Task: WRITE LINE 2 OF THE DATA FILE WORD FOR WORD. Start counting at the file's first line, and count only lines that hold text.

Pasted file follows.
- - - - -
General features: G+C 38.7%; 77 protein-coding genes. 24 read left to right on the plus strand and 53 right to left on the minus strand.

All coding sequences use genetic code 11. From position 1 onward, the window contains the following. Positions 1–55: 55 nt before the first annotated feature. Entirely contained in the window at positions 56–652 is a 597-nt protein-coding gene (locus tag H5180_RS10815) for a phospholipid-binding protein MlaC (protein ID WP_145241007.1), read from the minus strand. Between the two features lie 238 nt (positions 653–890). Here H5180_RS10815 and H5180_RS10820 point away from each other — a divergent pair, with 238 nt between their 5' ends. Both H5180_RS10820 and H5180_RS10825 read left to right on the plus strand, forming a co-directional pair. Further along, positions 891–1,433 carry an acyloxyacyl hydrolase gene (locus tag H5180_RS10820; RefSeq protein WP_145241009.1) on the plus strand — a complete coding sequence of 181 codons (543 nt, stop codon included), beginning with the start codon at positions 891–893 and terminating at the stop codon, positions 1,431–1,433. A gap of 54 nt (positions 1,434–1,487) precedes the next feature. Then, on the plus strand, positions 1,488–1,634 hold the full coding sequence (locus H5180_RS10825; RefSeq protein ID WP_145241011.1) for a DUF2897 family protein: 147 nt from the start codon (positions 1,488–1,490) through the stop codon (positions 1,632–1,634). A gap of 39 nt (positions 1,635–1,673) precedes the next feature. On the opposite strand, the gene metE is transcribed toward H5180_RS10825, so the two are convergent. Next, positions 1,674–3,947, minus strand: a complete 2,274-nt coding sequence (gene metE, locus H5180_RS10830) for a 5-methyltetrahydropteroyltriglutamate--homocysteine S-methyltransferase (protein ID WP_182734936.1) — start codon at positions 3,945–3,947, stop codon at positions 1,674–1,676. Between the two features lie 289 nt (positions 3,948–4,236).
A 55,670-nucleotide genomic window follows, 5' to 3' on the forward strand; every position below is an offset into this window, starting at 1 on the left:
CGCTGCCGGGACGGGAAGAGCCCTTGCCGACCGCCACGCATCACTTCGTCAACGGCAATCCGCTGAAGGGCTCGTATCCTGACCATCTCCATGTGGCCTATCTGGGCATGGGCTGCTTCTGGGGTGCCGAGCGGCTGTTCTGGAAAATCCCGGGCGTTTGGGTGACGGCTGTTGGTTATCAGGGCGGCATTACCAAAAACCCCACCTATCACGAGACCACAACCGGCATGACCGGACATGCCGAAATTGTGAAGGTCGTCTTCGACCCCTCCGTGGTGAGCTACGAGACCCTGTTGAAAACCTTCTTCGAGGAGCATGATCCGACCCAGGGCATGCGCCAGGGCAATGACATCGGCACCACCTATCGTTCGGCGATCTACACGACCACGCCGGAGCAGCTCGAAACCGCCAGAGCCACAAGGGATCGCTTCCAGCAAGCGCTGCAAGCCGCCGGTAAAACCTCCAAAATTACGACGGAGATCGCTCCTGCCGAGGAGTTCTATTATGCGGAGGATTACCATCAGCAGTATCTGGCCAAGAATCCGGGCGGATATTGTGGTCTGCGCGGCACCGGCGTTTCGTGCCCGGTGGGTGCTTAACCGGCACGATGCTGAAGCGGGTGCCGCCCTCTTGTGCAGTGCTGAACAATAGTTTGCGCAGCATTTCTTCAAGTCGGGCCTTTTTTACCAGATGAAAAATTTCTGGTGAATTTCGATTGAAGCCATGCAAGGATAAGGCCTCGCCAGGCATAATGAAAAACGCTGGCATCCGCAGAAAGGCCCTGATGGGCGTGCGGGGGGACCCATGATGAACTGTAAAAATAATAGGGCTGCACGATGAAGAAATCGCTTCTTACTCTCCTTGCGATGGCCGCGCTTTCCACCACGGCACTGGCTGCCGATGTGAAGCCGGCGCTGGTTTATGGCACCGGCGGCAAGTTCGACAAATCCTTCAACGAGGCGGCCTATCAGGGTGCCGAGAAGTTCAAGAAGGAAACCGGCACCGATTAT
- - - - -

All coding sequences use genetic code 11. From position 1 onward, the window contains the following. Positions 1–55: 55 nt before the first annotated feature. Entirely contained in the window at positions 56–652 is a 597-nt protein-coding gene (locus tag H5180_RS10815) for a phospholipid-binding protein MlaC (protein ID WP_145241007.1), read from the minus strand. Between the two features lie 238 nt (positions 653–890). Here H5180_RS10815 and H5180_RS10820 point away from each other — a divergent pair, with 238 nt between their 5' ends. Both H5180_RS10820 and H5180_RS10825 read left to right on the plus strand, forming a co-directional pair. Further along, positions 891–1,433 carry an acyloxyacyl hydrolase gene (locus tag H5180_RS10820; RefSeq protein WP_145241009.1) on the plus strand — a complete coding sequence of 181 codons (543 nt, stop codon included), beginning with the start codon at positions 891–893 and terminating at the stop codon, positions 1,431–1,433. A gap of 54 nt (positions 1,434–1,487) precedes the next feature. Then, on the plus strand, positions 1,488–1,634 hold the full coding sequence (locus H5180_RS10825; RefSeq protein ID WP_145241011.1) for a DUF2897 family protein: 147 nt from the start codon (positions 1,488–1,490) through the stop codon (positions 1,632–1,634). A gap of 39 nt (positions 1,635–1,673) precedes the next feature. On the opposite strand, the gene metE is transcribed toward H5180_RS10825, so the two are convergent. Next, positions 1,674–3,947, minus strand: a complete 2,274-nt coding sequence (gene metE, locus H5180_RS10830) for a 5-methyltetrahydropteroyltriglutamate--homocysteine S-methyltransferase (protein ID WP_182734936.1) — start codon at positions 3,945–3,947, stop codon at positions 1,674–1,676. Between the two features lie 289 nt (positions 3,948–4,236).